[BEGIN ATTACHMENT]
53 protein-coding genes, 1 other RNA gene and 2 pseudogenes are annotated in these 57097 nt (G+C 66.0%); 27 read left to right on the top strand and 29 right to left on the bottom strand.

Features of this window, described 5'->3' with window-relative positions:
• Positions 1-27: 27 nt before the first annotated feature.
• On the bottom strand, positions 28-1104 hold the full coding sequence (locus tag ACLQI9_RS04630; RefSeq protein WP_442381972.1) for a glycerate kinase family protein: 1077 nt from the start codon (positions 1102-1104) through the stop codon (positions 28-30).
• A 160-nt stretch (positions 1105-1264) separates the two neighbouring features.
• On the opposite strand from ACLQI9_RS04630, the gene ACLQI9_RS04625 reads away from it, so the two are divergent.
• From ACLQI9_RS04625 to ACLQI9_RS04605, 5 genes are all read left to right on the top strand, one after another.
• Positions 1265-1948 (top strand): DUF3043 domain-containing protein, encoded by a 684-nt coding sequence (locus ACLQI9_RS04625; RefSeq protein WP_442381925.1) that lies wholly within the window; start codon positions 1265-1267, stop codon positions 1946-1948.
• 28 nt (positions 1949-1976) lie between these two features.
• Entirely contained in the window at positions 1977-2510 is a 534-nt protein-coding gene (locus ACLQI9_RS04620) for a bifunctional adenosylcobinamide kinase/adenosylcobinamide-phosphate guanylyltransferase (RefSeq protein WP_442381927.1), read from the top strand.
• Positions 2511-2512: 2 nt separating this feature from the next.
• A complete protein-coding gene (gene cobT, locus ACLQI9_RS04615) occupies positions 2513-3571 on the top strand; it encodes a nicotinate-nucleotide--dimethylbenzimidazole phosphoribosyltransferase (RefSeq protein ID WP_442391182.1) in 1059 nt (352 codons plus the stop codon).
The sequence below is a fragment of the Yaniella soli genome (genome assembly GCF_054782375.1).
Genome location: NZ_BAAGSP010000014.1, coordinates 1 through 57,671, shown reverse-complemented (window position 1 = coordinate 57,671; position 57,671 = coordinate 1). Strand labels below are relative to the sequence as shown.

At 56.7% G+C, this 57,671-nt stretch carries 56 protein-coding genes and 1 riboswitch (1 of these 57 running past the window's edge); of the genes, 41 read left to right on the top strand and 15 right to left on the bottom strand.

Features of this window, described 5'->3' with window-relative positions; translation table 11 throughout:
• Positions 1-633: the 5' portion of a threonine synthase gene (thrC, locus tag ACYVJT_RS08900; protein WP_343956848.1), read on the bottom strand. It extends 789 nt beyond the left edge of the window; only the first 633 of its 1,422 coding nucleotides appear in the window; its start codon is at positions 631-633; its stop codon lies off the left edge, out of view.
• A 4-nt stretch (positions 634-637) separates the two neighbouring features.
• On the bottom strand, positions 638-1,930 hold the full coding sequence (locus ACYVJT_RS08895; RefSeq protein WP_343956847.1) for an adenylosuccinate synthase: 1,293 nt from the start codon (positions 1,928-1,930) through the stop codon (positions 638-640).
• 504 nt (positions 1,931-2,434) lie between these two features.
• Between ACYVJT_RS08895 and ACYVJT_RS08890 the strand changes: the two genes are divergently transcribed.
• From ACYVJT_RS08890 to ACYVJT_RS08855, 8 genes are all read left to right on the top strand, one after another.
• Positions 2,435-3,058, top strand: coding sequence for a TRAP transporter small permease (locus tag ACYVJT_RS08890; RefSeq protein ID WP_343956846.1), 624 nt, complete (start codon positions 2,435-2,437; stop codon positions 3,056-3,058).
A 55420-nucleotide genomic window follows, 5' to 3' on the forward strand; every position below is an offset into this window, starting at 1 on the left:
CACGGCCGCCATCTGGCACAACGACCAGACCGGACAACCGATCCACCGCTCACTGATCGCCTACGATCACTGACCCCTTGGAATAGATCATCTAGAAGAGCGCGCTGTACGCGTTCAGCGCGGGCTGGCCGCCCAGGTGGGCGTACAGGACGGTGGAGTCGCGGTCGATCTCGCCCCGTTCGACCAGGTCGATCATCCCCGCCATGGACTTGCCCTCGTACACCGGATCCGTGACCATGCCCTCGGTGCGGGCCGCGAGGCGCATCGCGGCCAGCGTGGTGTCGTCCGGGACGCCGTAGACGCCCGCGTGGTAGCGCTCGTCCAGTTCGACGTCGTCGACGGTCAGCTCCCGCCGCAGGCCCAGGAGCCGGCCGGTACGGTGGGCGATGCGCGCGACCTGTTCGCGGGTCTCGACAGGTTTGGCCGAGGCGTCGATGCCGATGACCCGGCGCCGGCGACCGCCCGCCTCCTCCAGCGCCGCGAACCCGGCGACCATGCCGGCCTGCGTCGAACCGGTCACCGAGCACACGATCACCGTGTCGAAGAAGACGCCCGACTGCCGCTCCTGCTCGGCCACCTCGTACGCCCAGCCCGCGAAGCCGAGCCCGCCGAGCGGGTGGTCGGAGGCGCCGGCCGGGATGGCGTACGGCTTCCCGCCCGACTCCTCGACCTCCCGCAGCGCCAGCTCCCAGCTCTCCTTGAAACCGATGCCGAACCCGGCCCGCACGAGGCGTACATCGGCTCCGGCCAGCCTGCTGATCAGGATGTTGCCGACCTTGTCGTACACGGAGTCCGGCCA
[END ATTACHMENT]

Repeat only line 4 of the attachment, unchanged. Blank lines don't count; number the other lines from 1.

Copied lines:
• On the bottom strand, positions 28-1104 hold the full coding sequence (locus tag ACLQI9_RS04630; RefSeq protein WP_442381972.1) for a glycerate kinase family protein: 1077 nt from the start codon (positions 1102-1104) through the stop codon (positions 28-30).